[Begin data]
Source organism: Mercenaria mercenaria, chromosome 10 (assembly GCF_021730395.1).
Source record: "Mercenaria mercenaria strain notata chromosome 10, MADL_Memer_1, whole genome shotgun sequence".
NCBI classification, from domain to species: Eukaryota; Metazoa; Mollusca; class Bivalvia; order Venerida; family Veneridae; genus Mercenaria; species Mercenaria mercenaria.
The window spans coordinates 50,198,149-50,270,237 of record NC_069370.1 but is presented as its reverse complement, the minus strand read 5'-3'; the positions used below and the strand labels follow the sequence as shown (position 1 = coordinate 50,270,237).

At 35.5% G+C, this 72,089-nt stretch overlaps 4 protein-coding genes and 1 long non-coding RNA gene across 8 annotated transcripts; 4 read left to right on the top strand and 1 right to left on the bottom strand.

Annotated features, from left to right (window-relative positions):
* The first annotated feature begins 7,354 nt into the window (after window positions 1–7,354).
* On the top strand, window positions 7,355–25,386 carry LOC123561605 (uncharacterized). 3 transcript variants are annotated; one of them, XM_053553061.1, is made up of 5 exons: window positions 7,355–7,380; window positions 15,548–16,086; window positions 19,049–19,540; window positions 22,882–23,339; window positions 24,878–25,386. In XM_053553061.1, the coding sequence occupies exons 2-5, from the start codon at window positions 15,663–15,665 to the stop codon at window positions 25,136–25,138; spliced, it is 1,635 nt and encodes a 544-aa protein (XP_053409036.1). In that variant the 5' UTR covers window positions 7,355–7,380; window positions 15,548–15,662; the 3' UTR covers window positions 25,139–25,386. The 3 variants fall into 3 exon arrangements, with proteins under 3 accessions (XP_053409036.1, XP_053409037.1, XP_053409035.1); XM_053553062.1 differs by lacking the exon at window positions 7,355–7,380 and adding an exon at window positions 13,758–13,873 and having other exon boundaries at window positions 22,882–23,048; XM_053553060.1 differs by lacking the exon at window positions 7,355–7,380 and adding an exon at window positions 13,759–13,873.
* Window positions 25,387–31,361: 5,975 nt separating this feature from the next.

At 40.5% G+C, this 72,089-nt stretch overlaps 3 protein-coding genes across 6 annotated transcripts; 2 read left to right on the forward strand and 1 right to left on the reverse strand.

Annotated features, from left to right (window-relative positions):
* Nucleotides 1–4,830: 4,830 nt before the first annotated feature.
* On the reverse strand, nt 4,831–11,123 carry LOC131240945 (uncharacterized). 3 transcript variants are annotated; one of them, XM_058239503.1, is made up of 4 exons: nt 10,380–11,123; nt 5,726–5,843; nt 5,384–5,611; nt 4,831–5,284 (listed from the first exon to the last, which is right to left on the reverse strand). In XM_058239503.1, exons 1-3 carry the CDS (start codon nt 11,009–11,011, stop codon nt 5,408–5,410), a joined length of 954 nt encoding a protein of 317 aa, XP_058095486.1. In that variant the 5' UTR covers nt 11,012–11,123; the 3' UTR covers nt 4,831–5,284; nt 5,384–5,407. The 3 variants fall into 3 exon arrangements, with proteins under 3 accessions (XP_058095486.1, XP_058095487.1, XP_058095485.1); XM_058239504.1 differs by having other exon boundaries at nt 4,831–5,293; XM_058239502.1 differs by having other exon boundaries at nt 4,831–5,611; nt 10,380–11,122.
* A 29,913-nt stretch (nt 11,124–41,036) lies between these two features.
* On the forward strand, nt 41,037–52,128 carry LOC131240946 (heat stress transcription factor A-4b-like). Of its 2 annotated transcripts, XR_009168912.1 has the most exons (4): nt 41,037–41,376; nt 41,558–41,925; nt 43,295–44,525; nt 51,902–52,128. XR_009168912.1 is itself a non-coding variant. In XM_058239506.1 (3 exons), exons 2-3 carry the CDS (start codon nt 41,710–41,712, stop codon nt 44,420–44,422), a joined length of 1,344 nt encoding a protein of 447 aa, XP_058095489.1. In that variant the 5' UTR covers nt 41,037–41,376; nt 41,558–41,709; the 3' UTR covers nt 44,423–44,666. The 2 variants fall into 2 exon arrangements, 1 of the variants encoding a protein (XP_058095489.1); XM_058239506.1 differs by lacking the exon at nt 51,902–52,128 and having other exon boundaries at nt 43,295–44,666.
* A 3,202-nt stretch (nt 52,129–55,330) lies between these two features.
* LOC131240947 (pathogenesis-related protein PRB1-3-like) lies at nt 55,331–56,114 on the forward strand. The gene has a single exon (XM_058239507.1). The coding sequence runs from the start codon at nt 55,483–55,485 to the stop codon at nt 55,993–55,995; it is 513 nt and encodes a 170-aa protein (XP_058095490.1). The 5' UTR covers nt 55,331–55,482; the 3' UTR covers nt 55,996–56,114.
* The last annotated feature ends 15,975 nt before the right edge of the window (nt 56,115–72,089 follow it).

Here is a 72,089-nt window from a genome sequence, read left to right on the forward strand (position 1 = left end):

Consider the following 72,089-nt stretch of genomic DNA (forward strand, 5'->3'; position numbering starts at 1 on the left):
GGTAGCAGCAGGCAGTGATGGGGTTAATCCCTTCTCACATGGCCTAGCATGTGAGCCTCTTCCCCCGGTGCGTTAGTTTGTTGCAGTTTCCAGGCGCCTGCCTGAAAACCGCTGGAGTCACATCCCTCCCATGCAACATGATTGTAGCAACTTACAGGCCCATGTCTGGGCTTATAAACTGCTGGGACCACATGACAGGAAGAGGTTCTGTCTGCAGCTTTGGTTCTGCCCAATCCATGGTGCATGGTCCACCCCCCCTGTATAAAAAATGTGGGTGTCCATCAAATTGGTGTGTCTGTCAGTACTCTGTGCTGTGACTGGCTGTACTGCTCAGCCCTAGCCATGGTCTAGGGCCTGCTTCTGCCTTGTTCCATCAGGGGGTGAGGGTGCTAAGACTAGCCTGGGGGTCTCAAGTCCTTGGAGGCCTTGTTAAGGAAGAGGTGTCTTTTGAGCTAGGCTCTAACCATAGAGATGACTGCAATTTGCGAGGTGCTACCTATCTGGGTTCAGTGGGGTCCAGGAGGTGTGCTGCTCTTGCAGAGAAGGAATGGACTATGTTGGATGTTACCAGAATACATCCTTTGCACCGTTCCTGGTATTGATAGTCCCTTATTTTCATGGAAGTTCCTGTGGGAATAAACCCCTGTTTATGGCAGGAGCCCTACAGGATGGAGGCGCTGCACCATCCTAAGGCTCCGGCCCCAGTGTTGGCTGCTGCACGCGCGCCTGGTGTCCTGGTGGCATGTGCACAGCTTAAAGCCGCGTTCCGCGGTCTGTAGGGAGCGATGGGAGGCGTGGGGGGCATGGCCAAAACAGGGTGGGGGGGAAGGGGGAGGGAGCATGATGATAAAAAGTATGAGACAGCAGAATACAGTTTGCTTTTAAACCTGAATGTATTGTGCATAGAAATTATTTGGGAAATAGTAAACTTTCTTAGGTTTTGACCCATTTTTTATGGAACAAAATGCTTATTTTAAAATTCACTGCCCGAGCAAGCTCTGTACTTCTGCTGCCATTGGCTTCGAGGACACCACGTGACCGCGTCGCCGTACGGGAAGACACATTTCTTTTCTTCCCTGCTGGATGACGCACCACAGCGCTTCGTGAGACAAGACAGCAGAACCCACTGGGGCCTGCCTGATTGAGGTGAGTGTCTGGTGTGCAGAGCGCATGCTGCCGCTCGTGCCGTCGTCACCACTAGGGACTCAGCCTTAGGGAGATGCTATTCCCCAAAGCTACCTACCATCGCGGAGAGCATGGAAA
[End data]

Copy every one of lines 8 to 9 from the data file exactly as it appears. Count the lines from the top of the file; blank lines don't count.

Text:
* On the top strand, window positions 7,355–25,386 carry LOC123561605 (uncharacterized). 3 transcript variants are annotated; one of them, XM_053553061.1, is made up of 5 exons: window positions 7,355–7,380; window positions 15,548–16,086; window positions 19,049–19,540; window positions 22,882–23,339; window positions 24,878–25,386. In XM_053553061.1, the coding sequence occupies exons 2-5, from the start codon at window positions 15,663–15,665 to the stop codon at window positions 25,136–25,138; spliced, it is 1,635 nt and encodes a 544-aa protein (XP_053409036.1). In that variant the 5' UTR covers window positions 7,355–7,380; window positions 15,548–15,662; the 3' UTR covers window positions 25,139–25,386. The 3 variants fall into 3 exon arrangements, with proteins under 3 accessions (XP_053409036.1, XP_053409037.1, XP_053409035.1); XM_053553062.1 differs by lacking the exon at window positions 7,355–7,380 and adding an exon at window positions 13,758–13,873 and having other exon boundaries at window positions 22,882–23,048; XM_053553060.1 differs by lacking the exon at window positions 7,355–7,380 and adding an exon at window positions 13,759–13,873.
* Window positions 25,387–31,361: 5,975 nt separating this feature from the next.